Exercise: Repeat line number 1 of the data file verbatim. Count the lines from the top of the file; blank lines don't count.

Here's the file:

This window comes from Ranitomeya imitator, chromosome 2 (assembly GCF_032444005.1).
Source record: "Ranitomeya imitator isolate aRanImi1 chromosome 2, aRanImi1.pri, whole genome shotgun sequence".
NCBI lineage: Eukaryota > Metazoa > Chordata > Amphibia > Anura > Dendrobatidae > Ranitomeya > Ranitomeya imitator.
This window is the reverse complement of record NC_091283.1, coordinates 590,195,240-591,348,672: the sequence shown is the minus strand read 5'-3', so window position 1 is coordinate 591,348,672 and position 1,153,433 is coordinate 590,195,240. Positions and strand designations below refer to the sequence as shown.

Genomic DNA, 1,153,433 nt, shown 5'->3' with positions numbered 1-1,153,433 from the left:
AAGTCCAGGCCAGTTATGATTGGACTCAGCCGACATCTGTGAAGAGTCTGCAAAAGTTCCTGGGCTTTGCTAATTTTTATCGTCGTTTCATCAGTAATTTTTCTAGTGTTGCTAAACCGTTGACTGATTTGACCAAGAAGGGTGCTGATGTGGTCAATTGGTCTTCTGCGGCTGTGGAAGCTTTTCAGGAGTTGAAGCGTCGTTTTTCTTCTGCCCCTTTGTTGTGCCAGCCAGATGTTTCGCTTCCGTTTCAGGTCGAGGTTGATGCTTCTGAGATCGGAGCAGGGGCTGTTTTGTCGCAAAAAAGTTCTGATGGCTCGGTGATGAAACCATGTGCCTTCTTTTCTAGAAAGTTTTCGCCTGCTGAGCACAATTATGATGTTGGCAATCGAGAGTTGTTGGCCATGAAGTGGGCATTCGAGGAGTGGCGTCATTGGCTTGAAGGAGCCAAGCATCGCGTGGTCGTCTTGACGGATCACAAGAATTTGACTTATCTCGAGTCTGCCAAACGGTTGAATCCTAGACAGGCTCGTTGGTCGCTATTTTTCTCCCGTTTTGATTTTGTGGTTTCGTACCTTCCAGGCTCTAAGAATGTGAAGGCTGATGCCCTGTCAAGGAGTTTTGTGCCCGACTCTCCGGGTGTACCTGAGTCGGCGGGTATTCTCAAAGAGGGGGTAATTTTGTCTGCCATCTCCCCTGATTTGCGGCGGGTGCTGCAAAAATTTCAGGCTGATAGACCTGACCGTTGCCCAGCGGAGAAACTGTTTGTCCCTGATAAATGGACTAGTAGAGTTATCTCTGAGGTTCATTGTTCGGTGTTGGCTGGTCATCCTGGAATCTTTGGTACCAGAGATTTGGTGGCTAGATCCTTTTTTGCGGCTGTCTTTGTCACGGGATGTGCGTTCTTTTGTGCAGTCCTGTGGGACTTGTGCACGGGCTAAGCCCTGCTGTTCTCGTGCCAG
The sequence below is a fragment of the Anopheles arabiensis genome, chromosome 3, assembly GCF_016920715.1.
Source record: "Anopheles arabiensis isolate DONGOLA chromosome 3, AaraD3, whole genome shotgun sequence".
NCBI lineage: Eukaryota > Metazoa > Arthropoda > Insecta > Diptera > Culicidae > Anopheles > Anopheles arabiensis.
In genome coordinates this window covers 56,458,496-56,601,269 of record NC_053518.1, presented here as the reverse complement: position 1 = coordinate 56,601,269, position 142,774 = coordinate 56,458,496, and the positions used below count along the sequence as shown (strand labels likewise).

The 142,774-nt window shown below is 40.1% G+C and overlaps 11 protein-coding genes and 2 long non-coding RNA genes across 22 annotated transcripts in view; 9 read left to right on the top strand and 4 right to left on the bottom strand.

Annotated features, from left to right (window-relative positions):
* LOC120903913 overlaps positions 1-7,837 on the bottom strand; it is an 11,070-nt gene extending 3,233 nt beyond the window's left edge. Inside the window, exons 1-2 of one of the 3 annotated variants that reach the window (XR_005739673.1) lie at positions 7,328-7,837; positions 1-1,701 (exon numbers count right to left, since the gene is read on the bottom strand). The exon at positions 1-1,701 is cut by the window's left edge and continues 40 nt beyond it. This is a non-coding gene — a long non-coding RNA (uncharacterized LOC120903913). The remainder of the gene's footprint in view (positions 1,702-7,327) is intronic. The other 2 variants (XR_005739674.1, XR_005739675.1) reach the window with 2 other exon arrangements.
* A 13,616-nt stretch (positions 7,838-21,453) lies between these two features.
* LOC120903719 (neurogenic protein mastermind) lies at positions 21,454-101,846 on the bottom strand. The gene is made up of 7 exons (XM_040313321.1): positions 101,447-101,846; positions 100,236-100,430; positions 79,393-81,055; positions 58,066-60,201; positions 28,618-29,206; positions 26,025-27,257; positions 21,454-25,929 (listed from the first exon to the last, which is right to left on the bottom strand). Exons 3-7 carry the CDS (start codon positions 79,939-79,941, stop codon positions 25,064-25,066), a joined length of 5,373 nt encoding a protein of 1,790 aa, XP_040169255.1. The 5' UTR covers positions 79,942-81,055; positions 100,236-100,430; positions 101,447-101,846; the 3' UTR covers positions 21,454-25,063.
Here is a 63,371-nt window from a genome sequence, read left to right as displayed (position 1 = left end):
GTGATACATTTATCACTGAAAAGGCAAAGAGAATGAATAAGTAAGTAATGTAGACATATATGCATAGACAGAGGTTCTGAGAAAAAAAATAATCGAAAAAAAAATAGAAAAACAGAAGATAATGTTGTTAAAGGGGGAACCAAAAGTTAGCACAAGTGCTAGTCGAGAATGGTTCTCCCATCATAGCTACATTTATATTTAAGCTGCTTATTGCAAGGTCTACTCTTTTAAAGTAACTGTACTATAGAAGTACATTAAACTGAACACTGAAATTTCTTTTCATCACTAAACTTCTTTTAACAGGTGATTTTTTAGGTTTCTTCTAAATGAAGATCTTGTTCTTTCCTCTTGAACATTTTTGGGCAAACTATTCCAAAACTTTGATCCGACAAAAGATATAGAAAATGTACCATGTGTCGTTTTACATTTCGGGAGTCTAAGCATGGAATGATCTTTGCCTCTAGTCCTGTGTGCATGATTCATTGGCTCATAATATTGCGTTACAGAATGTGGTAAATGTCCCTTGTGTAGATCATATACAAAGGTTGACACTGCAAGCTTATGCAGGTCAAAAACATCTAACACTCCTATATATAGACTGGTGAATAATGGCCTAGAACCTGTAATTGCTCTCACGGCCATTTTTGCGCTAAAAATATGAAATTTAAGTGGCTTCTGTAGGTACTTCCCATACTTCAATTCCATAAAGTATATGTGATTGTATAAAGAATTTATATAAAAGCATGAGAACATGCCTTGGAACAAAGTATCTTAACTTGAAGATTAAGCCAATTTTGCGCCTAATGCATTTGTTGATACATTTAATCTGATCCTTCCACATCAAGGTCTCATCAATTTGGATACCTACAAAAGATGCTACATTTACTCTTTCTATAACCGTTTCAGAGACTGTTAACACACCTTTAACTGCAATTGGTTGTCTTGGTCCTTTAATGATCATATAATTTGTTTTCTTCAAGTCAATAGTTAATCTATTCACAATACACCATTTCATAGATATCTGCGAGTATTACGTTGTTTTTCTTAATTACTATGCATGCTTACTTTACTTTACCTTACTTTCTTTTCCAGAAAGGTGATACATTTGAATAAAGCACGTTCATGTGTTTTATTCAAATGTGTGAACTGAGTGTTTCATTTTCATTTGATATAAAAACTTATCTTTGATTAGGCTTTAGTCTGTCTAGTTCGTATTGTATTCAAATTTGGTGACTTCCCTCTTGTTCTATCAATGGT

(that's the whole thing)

This window comes from Ranitomeya imitator, chromosome 2 (assembly GCF_032444005.1).